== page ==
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Brett's_daddy

Daiwa Tatula SV vs. Curado DC

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Hi all,

 

As the title of the post suggests, which reel is the better bang for the buck? I can get the Daiwa for about $170 and the Curado for about $190. Knowing this which one would you pick and why? Is the DC tech worth the extra $20? Anybody own both of these reels and can give me an honest, non-biased opinion?

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Tatula SV can do just about everything well from throwing lighter lures to pitching heavy cover trouble-free and accurately.

But, it's a bit bulky and over-braked for distance.

Curado DC if you're seeking distance and better palming reel. Tatula SV for everything else..

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18 minutes ago, Brett's_daddy said:

Hi all,

 

As the title of the post suggests, which reel is the better bang for the buck? I can get the Daiwa for about $170 and the Curado for about $190. Knowing this which one would you pick and why? Is the DC tech worth the extra $20? Anybody own both of these reels and can give me an honest, non-biased opinion?

Where are you seeing the Curado DC for $190?

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7 minutes ago, Tennessee Boy said:

Where are you seeing the Curado DC for $190?

I have a coupon code i was given for a previous incident at Academy Sports.

 

I was thinking how either of these reels would be good for skipping which is something I don't know how to do but would like to learn and have been told getting a proper skipping reel is essential to success.

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Grab the dc for $190 may not have the chance again.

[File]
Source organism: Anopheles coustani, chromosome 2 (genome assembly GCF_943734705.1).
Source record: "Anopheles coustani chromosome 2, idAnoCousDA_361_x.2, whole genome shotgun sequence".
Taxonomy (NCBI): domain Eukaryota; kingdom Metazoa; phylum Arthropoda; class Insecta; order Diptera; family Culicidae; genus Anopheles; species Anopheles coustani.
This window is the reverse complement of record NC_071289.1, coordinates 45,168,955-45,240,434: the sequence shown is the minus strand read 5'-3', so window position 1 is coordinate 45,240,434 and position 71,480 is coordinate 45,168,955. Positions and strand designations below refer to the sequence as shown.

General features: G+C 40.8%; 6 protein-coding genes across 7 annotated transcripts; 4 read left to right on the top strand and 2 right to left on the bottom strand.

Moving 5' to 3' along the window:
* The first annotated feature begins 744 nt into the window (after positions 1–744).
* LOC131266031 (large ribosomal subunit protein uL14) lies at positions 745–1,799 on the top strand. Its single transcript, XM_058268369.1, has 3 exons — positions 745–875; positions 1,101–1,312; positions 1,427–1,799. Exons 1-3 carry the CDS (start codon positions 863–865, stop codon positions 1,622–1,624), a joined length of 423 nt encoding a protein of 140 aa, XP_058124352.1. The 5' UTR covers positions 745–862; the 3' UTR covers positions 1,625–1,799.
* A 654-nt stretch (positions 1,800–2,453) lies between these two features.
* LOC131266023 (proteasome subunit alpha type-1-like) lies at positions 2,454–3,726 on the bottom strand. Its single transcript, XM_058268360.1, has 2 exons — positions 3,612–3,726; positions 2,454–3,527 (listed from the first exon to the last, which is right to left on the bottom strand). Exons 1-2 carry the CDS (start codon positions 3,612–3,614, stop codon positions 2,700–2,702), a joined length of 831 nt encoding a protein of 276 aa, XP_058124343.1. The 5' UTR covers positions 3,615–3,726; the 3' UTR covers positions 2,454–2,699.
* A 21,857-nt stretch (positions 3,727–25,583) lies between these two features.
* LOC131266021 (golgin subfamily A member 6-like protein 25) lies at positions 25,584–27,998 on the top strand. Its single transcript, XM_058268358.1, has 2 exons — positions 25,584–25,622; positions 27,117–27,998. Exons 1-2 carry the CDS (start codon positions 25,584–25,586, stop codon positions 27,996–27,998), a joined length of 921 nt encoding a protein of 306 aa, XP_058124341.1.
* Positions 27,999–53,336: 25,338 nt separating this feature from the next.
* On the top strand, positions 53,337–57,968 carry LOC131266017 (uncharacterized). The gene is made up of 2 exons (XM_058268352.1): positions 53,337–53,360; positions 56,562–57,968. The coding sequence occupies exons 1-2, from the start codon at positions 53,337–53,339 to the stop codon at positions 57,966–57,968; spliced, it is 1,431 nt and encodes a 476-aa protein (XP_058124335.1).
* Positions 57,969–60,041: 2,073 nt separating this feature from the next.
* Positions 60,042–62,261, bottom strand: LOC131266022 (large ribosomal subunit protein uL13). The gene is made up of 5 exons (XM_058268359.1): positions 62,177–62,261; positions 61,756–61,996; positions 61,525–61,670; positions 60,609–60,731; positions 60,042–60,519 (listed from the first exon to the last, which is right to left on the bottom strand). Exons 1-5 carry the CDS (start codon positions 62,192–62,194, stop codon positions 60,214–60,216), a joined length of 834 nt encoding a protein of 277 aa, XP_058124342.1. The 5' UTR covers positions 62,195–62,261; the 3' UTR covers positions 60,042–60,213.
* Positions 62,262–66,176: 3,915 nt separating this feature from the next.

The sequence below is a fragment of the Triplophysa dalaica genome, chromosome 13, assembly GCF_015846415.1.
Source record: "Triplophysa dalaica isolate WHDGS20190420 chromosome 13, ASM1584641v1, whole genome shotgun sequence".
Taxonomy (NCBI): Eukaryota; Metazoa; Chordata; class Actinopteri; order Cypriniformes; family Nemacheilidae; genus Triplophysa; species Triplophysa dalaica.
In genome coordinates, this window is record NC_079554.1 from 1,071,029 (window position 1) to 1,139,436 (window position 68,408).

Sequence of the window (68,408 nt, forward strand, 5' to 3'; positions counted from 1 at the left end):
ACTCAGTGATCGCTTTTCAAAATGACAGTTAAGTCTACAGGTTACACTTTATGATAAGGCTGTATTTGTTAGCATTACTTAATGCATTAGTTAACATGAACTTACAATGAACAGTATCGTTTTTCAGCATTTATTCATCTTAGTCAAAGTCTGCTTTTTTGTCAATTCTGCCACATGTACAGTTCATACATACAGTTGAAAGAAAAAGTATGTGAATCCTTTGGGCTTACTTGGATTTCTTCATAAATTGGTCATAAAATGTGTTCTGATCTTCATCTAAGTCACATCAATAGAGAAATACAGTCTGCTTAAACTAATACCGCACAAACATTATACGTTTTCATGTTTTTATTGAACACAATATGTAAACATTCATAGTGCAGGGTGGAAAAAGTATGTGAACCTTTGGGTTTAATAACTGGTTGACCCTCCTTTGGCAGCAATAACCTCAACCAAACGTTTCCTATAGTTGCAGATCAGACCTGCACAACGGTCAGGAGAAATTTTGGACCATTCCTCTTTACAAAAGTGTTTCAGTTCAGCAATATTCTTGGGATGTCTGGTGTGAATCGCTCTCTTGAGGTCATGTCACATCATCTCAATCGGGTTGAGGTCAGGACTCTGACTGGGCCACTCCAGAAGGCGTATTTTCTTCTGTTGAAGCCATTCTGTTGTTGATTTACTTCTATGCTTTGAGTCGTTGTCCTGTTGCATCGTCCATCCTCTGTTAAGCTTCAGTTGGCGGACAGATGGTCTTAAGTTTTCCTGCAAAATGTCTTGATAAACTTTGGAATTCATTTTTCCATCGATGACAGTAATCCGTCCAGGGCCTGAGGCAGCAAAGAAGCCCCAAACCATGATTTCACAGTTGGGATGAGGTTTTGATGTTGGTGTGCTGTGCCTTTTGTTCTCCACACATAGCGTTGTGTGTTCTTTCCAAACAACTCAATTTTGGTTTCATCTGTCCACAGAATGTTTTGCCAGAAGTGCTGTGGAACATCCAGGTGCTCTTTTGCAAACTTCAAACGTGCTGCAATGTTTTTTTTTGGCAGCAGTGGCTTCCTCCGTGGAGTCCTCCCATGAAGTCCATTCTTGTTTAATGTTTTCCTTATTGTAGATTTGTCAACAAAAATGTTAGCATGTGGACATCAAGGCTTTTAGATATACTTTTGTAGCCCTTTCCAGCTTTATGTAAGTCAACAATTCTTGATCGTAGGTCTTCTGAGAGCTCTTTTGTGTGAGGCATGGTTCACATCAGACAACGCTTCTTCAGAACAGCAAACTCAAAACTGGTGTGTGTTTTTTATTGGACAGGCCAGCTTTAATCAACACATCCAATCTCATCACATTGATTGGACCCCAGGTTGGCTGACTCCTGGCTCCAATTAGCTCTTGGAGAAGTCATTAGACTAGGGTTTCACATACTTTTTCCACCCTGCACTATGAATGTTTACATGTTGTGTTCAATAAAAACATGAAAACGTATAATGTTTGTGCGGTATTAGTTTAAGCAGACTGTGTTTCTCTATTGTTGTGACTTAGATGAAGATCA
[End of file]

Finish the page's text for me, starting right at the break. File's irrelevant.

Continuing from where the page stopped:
I literally did the cast against the wall test the other day and it works. 

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I like the SV for lighter/finesse applications including skipping. I can get it dialed in exactly how I want it with the external Magforce brakes, and the tension knob for whatever I'm doing (skipping, pitching, roll casting, etc).

 

I like the Curado DC for long-bomb casting where I set the tension knob appropriate for the lure and then just bomb it.

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21 minutes ago, Junger said:

I like the SV for lighter/finesse applications including skipping. I can get it dialed in exactly how I want it with the external Magforce brakes, and the tension knob for whatever I'm doing (skipping, pitching, roll casting, etc).

 

I like the Curado DC for long-bomb casting where I set the tension knob appropriate for the lure and then just bomb it.

I haven't used the SV but this post is spot on about the DC's ability to just set the brake and adjust the tension knob and bomb away.

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1 hour ago, Brett's_daddy said:

Hi all,

 

As the title of the post suggests, which reel is the better bang for the buck? I can get the Daiwa for about $170 and the Curado for about $190. Knowing this which one would you pick and why? Is the DC tech worth the extra $20? Anybody own both of these reels and can give me an honest, non-biased opinion?

If you do get the DC and don't like it, I can trade you either a 7.3 or 8.1 SV TW (mint condition) and the cash for the DC!

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16 minutes ago, jbsoonerfan said:

I haven't used the SV but this post is spot on about the DC's ability to just set the brake and adjust the tension knob and bomb away.

The thing is some of the hype around the DC is you could cast it into a wall and the thing won't backlash. They want you to believe that this would make it one of the best choices ever for skipping lures because it's almost impossible to backlash.

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To be able to cast it into a wall without any backlash you have to set the spool tension overly tight. So much that distance suffers a lot. I owned the reel and sold it a couple weeks later. I liked it better for launching baits. 

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47 minutes ago, Brett's_daddy said:

The thing is some of the hype around the DC is you could cast it into a wall and the thing won't backlash. They want you to believe that this would make it one of the best choices ever for skipping lures because it's almost impossible to backlash.

You can set up any baitcaster to do that though...just set the tension super tight and max brakes and smash a lure into the wall. The DC can skip but you have to set the tension knob right. The way I see the DC reel is, it can correct overruns during the cast, but the spool needs time to correct the overrun which does happen on a long cast. On a skip, there's not a lot of time for the spool to correct itself, and it relies more on the tension knob.

 

 

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24 minutes ago, Junger said: